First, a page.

by Cara Eisenpress

U.S. manufacturing activity slowed in February, but exports and motor vehicle factories continued to support modest but steady growth, according to economists.

The Institute of Supply Management’s Purchasing Managers Index fell from 54.1 to 52.4, two points lower than the 54.5 average prediction of economists surveyed by Bloomberg. Any figure above 50 signals growth in the economy. Purchasing managers said that consumer demand and new orders stayed steady – both auspicious signs for the manufacturing sector.

Despite those positive predictions, the price of all raw materials except natural gas climbed in February, a limit on the sector’s strength.

Economists had expected the gains in manufacturing to reflect the modest growth in the overall economy, and both production and new orders did align with such forecasts, hovering near 55. Like new orders, production is a leading indicator and its rise bodes well for the March numbers. The ISM survey has been reporting expansion since August 2009.

The report showed exports were a major component of growth; they rose by four and a half percentage points since January. Because policymakers have bailed out Greece from its debt crisis, Europe is stable, at leat for the moment. That means factories can rely on exports to mediate the risk of rising raw material prices, said Joseph Lavorgna, chief U.S. economist at Deutsche Bank.

“I don’t think Europe is going to flare up in any meaningful way anytime soon,” said Lavorgna.

Despite the surge in exports, gas prices are still a concern, said Peter D’Antonio, an economist at Citigroup. Prices are heading upwards already, months before the summer months increase how much Americans drive, and how much they pay for gas.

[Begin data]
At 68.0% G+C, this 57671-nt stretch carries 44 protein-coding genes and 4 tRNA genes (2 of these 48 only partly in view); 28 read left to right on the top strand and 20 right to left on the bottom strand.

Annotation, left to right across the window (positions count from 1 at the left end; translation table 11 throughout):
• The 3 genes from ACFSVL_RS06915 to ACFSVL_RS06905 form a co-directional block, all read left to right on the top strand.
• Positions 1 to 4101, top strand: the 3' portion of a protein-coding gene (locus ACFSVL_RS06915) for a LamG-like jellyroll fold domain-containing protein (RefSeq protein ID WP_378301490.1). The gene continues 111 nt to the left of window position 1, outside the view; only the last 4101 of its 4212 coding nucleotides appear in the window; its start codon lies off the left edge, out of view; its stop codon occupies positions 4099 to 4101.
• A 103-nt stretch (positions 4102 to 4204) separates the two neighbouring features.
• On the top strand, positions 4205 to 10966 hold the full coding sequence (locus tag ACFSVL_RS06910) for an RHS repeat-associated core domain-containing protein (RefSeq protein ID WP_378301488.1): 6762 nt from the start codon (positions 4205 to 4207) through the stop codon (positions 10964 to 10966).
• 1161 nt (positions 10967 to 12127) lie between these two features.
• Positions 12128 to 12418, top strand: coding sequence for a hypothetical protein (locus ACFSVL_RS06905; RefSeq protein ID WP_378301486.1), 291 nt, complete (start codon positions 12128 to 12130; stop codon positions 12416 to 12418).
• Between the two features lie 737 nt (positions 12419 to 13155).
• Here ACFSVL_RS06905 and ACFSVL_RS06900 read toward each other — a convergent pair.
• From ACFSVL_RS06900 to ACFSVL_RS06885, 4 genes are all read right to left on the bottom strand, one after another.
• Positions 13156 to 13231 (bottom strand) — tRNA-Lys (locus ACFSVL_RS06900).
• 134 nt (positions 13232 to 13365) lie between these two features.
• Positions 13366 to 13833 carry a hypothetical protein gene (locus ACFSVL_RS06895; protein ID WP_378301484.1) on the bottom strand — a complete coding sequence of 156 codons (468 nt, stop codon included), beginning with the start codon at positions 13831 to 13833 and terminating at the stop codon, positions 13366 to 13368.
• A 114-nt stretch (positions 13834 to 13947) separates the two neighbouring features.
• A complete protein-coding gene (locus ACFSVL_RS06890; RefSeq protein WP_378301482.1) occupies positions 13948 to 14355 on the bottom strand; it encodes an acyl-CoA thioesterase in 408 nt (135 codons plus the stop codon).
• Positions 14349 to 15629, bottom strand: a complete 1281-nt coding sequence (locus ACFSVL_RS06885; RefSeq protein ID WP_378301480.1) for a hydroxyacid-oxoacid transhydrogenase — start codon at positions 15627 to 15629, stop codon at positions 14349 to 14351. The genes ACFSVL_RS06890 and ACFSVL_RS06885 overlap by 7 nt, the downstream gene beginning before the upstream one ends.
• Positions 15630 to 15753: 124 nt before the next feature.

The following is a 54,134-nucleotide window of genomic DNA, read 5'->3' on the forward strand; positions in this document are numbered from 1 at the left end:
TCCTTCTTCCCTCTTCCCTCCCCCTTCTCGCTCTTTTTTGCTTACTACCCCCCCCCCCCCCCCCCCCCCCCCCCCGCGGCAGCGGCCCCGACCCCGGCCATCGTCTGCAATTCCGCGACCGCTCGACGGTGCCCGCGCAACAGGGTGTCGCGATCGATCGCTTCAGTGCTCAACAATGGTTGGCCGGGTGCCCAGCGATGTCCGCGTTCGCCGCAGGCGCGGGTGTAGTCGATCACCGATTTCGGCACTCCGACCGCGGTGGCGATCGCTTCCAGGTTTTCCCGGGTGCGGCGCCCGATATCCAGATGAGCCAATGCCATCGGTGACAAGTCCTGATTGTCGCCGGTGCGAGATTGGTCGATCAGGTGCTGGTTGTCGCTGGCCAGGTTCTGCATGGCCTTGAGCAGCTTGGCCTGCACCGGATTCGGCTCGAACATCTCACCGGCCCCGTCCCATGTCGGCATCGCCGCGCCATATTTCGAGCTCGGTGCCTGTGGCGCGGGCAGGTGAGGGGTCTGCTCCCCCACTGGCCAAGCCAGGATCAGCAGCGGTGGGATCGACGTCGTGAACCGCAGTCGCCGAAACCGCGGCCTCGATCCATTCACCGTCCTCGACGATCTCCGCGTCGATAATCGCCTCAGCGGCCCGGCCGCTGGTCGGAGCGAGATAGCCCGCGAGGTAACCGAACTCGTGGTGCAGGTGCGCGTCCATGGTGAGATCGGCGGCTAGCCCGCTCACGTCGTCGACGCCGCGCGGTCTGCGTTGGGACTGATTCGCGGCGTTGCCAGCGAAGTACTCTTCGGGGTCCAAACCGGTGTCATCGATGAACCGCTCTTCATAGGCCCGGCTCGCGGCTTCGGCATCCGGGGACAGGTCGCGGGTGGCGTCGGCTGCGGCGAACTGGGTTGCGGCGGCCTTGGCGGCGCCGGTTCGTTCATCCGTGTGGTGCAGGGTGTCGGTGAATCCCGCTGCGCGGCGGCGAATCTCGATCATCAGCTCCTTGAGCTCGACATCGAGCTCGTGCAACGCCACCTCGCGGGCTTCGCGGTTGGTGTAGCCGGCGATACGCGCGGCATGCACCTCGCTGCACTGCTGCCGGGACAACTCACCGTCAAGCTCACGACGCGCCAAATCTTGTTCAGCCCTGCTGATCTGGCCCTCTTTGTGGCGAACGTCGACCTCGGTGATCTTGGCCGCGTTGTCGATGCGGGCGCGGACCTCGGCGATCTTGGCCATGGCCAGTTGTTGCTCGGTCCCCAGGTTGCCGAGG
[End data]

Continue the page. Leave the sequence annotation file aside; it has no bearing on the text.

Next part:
In early 2011 and early 2010, exceptional acceleration in the manufacturing industry obscured the state of the economy, which then slowed in 2010 and stalled in 2011, the latter because global events like the Japanese earthquake disrupted the supply chain. This year’s smaller uptick in manufacturing numbers more accurately represents a recovering economy with moderate, economists said.

In addition to exports, the American automobile industry drove the upturn in U.S. manufacturing activity, according to Steven Ricchiuto, chief economist at Mizuho Securities.

His claim echoed the latest Federal Reserve report on industry production in January, which showed motor vehicles and parts jumping 6.8 percent, compared to 0.3 percent growth for other manufacturing industries. February motor vehicle sales were at 1.1 million, up 15.7% over February 2011, according to Autodata.

But autos in turn are aided by growth in other areas.

“Given the broad-based nature of the gains of the regional PMIs, the manufacturing sector is doing well,” said Lavorgna. “And it’s not a one-industry phenomenon.”

It was the rise in regional factory numbers in cities such as Chicago, which has benefitted a great deal from the auto manufacturing recovery, that led many economists to overshoot their predictions for this month’s ISM index.